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Kidnap Road

Members say: Intense, Edgy, Dizzying, Relevant, Great staging
65
Critics
64
3 reviews
Members
68
2 reviews
 

La MaMa presents the world premiere of this bio drama about Ingrid Betancourt, an anti-corruption activist who was kidnapped by a Marxist revolutionary terrorist group while running for President of Colombia.

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Betancourt was held prisoner by the Fuerzas Armadas Revolucionarias de Colombia (better known as FARC) from 2002-2008. 'Kidnap Road' is a theatrical re-imagining of her time in captivity. Its narrator, 'The Woman,' tells the story through “intrusive memory,” a symptom of PTSD. She grapples with an ever-present series of moments in her life as the play shifts in time and place via fragmentary scenes in a variety of locations.

 

Cast & Creatives (9)


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Reviews (5)

See: Critics' Reviews | Members' Reviews
64
Avg Score

65
Theatre is Easy

"Because the play is largely composed of monologues, Riddle’s stiff and somewhat detached delivery makes it difficult to connect with the character. While being despondent might be a symptom of her PTSD, it doesn’t seem to be an effective choice in conveying Betancourt's emotional turmoil in a dramatic setting...As a timely, politically relevant story, there is value in 'Kidnap Road.' It offers a poignant anatomy of Betancourt’s psyche." Full Review

60
Exeunt Magazine

"If Filloux means for us to understand the Woman of 'Kidnap Road' as a symbol and not Betancourt herself, Townsend’s set helps us to get there. But then, what does that symbol represent, for Filloux?...It’s never been easy to know what women can or should take away from Betancourt’s challenging story and highly driven person, but 'Kidnap Road,' while satisfying enough as a theater object in the existential two-hander genre, takes us into disorienting territory." Full Review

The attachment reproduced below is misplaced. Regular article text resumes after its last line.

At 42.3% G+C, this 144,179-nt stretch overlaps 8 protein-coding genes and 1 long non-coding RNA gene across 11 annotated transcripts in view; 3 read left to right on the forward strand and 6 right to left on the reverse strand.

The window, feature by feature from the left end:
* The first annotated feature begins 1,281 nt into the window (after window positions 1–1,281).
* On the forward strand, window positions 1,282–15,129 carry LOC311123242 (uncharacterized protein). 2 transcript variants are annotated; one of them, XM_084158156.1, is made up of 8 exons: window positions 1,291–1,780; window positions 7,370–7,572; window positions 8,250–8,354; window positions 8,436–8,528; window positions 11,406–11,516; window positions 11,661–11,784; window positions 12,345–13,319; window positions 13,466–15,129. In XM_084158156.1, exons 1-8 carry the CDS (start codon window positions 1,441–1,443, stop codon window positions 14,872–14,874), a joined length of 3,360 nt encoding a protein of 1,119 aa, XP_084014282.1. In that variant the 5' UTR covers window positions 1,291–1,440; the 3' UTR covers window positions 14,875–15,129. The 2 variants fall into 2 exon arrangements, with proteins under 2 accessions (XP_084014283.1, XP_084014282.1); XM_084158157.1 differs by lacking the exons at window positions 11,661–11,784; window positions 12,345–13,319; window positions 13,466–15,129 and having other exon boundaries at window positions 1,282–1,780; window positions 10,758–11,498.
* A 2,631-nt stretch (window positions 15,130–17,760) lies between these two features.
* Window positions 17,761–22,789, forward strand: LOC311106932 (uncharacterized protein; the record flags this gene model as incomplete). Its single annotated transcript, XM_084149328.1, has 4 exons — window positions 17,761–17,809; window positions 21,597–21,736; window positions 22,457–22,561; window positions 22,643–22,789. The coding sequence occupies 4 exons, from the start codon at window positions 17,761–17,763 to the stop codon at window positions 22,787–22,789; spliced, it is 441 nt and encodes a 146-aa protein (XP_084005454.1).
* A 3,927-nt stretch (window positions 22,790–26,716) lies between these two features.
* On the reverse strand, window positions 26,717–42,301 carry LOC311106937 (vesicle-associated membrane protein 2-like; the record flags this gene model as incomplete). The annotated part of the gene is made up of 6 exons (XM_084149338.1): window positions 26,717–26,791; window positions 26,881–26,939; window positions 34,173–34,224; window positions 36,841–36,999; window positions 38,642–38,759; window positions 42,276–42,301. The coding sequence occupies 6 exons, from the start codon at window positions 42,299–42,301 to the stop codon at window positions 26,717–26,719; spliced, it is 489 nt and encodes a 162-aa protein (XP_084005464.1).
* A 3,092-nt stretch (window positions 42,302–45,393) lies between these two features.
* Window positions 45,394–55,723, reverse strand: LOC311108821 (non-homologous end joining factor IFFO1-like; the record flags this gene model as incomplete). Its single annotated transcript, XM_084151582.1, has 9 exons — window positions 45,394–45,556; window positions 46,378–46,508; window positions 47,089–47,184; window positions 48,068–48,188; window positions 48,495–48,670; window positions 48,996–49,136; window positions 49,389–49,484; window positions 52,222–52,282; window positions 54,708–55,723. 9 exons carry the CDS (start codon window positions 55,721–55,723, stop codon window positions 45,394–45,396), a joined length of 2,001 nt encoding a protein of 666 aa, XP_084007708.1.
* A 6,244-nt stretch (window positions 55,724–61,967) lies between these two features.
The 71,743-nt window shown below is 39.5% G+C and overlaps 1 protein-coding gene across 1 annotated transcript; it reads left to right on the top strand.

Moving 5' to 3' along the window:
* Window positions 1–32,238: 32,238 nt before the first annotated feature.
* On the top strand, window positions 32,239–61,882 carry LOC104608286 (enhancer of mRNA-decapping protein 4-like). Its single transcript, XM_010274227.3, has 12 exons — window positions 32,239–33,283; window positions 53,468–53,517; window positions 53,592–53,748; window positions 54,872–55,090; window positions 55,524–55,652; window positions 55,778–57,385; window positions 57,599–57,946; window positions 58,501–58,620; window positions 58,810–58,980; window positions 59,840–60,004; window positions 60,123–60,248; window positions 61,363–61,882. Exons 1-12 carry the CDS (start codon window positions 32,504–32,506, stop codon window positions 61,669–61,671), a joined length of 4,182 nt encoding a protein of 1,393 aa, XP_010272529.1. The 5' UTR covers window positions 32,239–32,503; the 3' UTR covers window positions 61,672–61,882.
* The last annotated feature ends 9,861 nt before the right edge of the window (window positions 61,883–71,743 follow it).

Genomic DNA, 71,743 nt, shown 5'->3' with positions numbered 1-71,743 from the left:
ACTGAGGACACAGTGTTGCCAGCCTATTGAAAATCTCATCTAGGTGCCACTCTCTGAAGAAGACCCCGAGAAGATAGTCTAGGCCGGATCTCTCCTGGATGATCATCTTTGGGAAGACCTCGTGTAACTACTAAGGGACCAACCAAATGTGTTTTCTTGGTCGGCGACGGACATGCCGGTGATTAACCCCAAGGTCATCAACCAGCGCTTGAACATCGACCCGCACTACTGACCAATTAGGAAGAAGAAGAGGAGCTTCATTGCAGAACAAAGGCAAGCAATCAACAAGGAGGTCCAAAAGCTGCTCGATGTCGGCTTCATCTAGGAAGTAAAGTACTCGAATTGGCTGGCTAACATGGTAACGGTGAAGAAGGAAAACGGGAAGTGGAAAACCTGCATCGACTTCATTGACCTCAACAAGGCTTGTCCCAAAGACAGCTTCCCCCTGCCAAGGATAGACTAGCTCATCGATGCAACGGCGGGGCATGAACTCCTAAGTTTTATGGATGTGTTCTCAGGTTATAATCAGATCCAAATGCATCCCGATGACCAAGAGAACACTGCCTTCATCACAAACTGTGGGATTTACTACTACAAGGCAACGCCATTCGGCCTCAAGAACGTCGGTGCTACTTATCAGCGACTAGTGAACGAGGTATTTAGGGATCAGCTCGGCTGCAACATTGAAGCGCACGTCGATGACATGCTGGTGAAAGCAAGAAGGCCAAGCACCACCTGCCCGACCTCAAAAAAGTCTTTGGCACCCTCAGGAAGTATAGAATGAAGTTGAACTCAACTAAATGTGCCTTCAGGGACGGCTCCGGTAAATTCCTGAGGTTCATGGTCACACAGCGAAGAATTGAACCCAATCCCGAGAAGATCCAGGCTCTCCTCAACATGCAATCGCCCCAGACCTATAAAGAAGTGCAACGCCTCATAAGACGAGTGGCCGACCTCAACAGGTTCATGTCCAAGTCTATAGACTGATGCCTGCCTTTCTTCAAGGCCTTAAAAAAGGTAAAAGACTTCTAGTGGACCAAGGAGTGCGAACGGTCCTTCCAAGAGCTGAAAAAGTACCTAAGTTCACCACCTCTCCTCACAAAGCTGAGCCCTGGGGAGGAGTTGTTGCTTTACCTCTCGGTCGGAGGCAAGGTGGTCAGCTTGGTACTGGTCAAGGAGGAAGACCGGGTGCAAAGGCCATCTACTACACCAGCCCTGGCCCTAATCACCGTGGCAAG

65
Times Square Chronicles

"The action of the play is not chronological, which makes it tricky to follow in the beginning, but as stories and themes repeat, we can slowly put together a timeline...Though Kimber Riddle and Marco Antonio Rodriguez deliver a steady performance, the production fluctuates between intriguing and stagnate...The main achievement of the play is the design. The set, lighting and sound are cohesive and it is ultimately that which draws us into the action." Full Review

See: Critics' Reviews | Members' Reviews
68
Avg Score

63
Dizzying, Edgy, Intense

See it if You want to learn more about Colombian politics and historical characters.

Don't see it if You can't follow fast-paced, multilingual dialogue or are bothered by severe lighting changes.

74
Intelligent, Intense, Thought-provoking, Relevant, Great staging

See it if you are interested in world politics and events and want to see how it plays out on a stage - Betancourt's life is dramatic & intense

Don't see it if you want everything spelled out for you - this is poetic and fluid in its approach to storytelling, often imaginative, beautiful yet jarring